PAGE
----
Air ionizers create negative ions that change the polarity of airborne particles, causing them to magnetically attract together. Particles become heavier and settle on the ground or on walls instead of staying airborne. Air ionizer removes particles as small as 0.01 microns as well as neutralize chemical fumes, cigarette smoke, viruses, and bacteria.
Negative ionization technology is widely used in air purification to remove contaminants. A negative ion generator or an air ionizer uses electrostatically charged plates to ionize or electrically charge air molecules. Most substances found in ambient air have a positive charge. This causes the positively charged particles and pollutants in the air to stick to negatively charged gas ions like N2¯ and O2¯.
The mechanism is similar to static electricity. As soon as the positive particles and the negative gas ions fuse together, they become too heavy to float in the air and fall down to the ground or stick to surfaces. This prevents them from entering our respiratory tract through inhalation and can be cleaned by cleaning activities like dusting, washing, and vacuuming.
Air ionizers remove only about 30% of particles and do not take in all the air in an enclosed room. Electronic air purifiers do not need filter replacement, they only require cleaning of the collection plates for optimal efficiency.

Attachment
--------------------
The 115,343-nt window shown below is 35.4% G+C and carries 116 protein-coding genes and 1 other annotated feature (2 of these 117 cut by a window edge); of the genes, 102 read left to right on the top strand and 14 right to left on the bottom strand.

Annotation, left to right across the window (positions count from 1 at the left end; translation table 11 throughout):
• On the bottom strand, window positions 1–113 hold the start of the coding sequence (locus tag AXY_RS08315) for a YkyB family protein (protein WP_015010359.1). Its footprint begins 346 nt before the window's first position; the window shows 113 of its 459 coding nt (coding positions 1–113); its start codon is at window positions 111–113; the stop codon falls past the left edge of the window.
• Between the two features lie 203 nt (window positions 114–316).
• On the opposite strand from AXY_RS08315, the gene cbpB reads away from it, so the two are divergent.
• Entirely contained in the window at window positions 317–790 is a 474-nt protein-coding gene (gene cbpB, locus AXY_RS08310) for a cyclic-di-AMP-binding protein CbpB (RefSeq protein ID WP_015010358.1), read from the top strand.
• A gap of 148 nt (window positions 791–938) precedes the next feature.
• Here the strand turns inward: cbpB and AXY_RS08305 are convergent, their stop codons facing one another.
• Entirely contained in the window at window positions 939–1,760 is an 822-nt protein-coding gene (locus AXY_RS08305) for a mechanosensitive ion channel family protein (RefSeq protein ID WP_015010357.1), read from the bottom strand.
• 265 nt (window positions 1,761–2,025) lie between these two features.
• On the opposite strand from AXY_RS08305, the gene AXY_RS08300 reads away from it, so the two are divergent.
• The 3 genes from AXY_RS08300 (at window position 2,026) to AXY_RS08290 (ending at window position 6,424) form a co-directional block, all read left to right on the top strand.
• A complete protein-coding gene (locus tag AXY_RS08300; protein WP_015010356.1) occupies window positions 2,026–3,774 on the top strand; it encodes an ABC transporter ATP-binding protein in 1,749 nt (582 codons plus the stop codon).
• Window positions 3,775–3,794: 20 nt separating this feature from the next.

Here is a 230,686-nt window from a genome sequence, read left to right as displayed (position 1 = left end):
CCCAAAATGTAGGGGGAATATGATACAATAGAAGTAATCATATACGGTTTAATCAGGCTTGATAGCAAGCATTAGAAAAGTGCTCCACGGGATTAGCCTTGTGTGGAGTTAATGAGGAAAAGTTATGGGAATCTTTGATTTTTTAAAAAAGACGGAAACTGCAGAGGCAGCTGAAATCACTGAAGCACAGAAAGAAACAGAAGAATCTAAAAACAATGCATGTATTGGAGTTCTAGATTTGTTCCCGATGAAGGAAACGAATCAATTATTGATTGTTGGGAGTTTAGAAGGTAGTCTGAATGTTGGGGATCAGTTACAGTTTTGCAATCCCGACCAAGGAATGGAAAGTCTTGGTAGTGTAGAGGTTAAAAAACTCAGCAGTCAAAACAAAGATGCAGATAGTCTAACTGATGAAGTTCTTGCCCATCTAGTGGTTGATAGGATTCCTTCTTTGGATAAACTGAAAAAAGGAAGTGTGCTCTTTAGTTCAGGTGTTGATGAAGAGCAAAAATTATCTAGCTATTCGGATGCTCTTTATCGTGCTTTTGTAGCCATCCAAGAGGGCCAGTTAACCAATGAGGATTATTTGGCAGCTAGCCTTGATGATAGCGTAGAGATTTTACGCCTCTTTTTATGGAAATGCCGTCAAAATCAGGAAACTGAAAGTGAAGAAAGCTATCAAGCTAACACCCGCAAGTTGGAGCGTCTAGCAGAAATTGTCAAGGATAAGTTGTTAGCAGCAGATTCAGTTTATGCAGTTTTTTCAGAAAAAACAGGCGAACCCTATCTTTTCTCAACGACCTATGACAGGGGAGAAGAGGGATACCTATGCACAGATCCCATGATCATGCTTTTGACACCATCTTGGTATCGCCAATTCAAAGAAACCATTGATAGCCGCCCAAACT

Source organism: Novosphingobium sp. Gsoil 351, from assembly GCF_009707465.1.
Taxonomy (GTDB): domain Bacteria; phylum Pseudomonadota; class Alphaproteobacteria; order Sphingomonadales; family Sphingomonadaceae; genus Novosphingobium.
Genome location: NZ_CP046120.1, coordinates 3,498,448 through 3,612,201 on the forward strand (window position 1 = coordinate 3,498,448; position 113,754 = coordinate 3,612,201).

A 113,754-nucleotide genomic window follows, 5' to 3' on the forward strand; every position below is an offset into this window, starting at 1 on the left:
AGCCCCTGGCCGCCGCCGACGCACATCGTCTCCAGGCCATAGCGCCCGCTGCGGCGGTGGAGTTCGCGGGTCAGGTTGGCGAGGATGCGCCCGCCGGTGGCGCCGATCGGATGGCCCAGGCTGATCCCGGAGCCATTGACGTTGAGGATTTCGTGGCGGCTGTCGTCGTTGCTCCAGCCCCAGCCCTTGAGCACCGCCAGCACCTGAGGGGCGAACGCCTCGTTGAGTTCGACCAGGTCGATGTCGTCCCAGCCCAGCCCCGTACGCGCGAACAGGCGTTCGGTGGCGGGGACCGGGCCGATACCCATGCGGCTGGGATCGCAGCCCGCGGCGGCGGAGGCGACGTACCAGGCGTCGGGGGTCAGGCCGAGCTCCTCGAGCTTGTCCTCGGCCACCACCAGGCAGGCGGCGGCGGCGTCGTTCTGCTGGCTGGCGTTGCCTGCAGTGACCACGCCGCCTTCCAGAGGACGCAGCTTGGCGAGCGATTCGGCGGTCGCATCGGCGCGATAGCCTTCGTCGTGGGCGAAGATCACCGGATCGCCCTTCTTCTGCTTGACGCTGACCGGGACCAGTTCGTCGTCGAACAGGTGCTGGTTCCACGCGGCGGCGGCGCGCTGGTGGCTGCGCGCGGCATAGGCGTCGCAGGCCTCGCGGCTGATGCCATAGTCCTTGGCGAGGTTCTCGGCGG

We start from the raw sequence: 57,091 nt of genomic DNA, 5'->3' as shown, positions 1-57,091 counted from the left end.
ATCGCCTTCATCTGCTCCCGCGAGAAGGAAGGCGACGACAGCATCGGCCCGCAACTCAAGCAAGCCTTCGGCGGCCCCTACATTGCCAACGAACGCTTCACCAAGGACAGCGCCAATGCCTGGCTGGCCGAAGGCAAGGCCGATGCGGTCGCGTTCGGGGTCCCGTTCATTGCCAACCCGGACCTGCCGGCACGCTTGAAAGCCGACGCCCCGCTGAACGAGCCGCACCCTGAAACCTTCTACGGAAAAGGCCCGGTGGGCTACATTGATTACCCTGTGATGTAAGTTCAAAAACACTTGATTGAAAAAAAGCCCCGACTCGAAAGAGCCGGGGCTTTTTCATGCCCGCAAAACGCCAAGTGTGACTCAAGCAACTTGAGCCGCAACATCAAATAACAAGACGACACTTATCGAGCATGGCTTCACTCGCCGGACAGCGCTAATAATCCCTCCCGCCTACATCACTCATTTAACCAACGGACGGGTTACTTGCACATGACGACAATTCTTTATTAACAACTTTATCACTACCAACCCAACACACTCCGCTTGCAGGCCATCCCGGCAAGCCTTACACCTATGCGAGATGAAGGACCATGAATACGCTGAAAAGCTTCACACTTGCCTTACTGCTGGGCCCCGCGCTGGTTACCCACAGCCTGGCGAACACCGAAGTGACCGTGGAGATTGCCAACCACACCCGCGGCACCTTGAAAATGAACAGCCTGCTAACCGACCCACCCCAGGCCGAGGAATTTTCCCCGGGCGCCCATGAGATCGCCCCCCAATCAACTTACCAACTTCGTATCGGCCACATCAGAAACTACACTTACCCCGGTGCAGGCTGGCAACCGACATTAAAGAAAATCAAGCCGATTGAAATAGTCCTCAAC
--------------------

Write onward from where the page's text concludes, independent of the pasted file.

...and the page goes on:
However, the negative effect of ion technology is that it produces small amounts of ozone which may cause health problems including irritation of the nose, throat, and esophagus, coughing and wheezing. Prolonged exposure to ozone may also cause lung disease.
Ultraviolet (UV) Light
Germicidal UV lamps can effectively kill germs, viruses, mold, and bacteria. However, the UV lamps cannot remove most allergens and dust, chemical fumes, gases, or cigarette smoke.
It is important to use UV technology in combination with HEPA air filters and possibly activated carbon. Without a particulate filter system like a HEPA air filter, too many microorganisms may be hidden from the UV light, since it is not easily located on an air filter.
Ozone generators are air purifiers that intentionally produce ozone. Ozone is an excellent sterilizer. However, ozone is not effective at cleaning the air except at extremely high, unsafe ozone levels. Ozone generators are used in hospitals and commercial applications to remove airborne particles, chemicals, mold, bacteria, spores, viruses, and odors by professionals.
The U.S. Environmental Protection Agency (EPA) has declared ozone to be a toxic gas. Some people are sensitive to ozone itself that cause irritation of the eyes, nose, and trigger asthma and lower lung capacity at high concentration. Ozone generators can be used in facilities where human presence is not required.
The Center for Disease Control and Prevention (CDC) provides Ozone exposure levels that have been adopted by the Occupational Safety and Health Administration (OSHA) and the National Institute of Occupational Safety and Health (NIOSH).
These are leading air purification technologies that are currently available and can be used safely at home, with the exception of ozone generators. Ozone generators are used only in hospitals and commercial facilities by trained professionals.
Thus, you can control the air quality in your home by choosing the right air purifier depending on your concern (allergens, chemicals, smell, pet dander, smoke). Leave your comment below if you have any questions and we will be happy to help you.